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Article
Publication date: 25 January 2022

Yash Chawla, Fumio Shimpo and Maciej M. Sokołowski

India is a fast-growing economy, that has a majority share in the global information technology industry (IT). Rapid urbanisation and modernisation in India have strained its…

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Abstract

Purpose

India is a fast-growing economy, that has a majority share in the global information technology industry (IT). Rapid urbanisation and modernisation in India have strained its energy sector, which is being reformed to cope. Despite being the global IT heart and having above average research output in the field of artificial intelligence (AI), India has not yet managed to leverage its benefits to the full. This study aims to address the role of AI and information management (IM) in India’s energy transition to highlight the challenges and barriers to its development and use in the energy sector.

Design/methodology/approach

The study, through analysis of proposed strategies, current policies, available literature and reports, discusses the role of AI and IM in the energy transition in India, highlighting the current situation and challenges.

Findings

The results show dispersed research and development incentives for IT in the Indian energy sector; however, the needed holistic top-down approach is lacking, calling for due attention in this matter. Adaptive and swift actions from policymakers towards AI and IM are warranted in India.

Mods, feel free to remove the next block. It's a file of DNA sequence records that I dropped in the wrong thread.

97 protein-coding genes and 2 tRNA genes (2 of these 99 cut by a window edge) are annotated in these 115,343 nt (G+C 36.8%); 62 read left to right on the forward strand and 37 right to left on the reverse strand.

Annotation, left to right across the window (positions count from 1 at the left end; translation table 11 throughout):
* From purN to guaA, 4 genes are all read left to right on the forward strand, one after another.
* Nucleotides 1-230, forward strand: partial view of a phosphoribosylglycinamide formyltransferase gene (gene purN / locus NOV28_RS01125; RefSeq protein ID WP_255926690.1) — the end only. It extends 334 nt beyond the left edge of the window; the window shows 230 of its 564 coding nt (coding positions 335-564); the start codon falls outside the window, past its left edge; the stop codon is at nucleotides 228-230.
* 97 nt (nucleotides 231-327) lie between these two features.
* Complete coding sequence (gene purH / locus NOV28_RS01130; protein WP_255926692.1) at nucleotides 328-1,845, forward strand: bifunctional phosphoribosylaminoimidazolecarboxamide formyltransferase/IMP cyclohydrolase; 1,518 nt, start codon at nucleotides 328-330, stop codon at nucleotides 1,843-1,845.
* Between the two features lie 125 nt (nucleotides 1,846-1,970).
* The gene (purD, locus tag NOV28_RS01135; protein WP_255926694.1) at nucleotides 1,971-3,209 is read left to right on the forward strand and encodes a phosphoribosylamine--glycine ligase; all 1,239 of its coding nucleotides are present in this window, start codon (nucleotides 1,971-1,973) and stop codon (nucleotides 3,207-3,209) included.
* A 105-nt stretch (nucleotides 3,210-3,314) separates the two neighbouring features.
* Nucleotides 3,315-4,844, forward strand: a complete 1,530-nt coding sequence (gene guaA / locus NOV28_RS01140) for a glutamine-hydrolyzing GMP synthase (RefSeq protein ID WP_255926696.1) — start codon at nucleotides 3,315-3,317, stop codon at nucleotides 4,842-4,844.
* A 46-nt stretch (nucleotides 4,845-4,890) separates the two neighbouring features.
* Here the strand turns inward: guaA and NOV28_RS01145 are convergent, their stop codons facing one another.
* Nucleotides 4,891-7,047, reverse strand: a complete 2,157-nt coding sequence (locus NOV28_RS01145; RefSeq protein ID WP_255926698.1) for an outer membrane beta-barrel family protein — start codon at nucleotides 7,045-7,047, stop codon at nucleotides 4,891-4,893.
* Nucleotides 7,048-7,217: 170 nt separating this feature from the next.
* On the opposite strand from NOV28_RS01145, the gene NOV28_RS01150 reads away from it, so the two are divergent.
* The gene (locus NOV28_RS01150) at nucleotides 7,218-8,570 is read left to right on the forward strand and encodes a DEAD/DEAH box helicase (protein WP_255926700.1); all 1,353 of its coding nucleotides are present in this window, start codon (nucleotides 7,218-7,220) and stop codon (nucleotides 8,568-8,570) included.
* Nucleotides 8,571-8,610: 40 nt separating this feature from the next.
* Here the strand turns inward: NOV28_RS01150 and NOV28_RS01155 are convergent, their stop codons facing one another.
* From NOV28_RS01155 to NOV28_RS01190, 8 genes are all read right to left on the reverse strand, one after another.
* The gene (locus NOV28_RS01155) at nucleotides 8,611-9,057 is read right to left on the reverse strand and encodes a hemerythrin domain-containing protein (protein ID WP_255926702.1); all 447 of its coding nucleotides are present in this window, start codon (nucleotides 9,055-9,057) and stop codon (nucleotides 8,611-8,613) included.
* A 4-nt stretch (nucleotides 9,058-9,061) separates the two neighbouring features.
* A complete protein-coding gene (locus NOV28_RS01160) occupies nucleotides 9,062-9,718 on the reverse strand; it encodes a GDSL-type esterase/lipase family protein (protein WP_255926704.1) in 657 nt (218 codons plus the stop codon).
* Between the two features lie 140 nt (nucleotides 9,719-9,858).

Practical implications

The ongoing transition of the Indian energy sector with the integration of smart technologies would result in increased access to big data. Extracting the maximum benefits from this would require a comprehensive AI and IM policy.

Social implications

The revolution in AI and robotics must be carried out in line with sustainable development goals, to support climate action and to consider privacy issues – both areas in India must be strengthened.

Originality/value

The paper offers an original discussion on certain applicable solutions regarding the energy transition of AI coming from the Global South; they are based on lessons learned from the Indian case studies presented in this study.

Details

Digital Policy, Regulation and Governance, vol. 24 no. 1
Type: Research Article
ISSN: 2398-5038

Keywords

Article
Publication date: 10 June 2021

Abhijat Arun Abhyankar and Harish Kumar Singla

The purpose of this study is to compare the predictive performance of the hedonic multivariate regression model with the probabilistic neural network (PNN)-based general…

Abstract

Purpose

The purpose of this study is to compare the predictive performance of the hedonic multivariate regression model with the probabilistic neural network (PNN)-based general regression neural network (GRNN) model of housing prices in “Pune-India.”

Design/methodology/approach